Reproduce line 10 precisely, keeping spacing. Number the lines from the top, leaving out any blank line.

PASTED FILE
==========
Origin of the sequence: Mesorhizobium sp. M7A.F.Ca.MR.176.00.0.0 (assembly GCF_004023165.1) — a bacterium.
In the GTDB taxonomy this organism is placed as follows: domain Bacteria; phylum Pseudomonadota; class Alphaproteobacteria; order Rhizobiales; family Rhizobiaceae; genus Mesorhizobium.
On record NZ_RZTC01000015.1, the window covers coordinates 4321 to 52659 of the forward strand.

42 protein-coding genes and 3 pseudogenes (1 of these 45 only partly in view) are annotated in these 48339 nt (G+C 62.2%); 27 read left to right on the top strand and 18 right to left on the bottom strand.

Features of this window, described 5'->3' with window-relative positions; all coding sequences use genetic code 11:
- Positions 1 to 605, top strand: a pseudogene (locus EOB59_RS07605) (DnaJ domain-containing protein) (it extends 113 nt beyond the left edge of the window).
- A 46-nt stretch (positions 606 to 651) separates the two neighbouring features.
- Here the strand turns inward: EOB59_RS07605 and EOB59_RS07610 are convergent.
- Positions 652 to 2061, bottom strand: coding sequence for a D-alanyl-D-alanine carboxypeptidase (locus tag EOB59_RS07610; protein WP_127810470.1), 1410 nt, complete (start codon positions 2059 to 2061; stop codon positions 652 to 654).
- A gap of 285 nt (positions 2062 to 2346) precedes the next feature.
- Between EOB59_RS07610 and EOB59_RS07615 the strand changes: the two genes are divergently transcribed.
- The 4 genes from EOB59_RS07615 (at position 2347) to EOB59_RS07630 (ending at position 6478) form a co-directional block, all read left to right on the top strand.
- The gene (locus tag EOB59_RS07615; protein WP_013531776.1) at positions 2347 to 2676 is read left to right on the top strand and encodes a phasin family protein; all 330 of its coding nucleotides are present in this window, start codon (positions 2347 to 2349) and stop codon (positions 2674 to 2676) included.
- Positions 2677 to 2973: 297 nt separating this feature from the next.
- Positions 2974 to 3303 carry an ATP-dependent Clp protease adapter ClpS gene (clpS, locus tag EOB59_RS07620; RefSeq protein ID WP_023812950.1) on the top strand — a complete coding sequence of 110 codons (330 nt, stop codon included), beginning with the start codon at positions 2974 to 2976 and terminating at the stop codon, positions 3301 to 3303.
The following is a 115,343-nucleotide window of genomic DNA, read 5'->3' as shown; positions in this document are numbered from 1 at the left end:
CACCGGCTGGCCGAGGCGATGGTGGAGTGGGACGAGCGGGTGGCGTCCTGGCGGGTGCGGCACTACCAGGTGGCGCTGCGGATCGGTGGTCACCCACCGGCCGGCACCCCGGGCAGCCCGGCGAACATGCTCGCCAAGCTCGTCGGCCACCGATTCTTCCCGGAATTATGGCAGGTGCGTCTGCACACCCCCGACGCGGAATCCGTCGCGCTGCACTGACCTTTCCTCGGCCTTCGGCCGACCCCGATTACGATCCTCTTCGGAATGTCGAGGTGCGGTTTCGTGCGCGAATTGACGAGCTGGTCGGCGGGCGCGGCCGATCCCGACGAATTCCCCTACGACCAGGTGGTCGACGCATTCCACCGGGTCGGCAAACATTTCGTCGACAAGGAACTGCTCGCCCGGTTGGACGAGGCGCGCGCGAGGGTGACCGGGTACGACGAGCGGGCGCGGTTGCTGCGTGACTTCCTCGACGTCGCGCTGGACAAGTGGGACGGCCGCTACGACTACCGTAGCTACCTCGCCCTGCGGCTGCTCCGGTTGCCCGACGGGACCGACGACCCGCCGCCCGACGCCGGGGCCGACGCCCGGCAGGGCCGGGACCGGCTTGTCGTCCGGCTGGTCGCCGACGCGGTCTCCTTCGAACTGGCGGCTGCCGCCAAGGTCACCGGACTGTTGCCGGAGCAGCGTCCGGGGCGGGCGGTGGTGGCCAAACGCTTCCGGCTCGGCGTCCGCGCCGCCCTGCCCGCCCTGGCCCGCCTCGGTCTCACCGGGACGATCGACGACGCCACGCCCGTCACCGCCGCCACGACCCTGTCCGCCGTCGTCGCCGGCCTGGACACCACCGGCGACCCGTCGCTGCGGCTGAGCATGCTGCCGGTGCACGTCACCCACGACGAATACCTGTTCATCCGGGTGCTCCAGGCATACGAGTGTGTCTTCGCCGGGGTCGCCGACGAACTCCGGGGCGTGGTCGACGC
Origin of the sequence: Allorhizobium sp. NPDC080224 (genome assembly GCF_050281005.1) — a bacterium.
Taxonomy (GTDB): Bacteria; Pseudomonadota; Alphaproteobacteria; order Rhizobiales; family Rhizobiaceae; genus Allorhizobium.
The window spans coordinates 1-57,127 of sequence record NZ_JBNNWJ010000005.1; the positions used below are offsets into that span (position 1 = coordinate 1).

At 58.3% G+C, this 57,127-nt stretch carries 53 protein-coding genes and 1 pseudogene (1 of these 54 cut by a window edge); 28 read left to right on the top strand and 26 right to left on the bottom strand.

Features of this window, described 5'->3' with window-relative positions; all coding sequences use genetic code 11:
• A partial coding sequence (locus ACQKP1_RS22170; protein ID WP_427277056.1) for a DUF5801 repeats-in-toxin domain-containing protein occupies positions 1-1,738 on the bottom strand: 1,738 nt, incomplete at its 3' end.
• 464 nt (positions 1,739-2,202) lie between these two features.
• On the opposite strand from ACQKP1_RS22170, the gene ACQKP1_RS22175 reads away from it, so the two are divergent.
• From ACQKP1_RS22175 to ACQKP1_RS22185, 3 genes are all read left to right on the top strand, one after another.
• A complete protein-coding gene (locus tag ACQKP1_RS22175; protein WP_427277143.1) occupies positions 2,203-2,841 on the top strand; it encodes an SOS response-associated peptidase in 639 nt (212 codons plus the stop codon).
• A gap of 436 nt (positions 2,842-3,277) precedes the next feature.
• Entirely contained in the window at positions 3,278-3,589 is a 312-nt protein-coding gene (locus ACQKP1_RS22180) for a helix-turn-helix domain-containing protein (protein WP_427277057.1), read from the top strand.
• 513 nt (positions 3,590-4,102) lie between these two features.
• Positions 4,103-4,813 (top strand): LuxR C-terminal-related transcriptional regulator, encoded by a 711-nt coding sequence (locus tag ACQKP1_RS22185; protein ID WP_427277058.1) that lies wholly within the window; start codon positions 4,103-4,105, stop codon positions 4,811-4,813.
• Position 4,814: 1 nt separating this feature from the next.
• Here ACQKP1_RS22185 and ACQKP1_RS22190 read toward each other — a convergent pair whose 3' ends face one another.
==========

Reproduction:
- A gap of 285 nt (positions 2062 to 2346) precedes the next feature.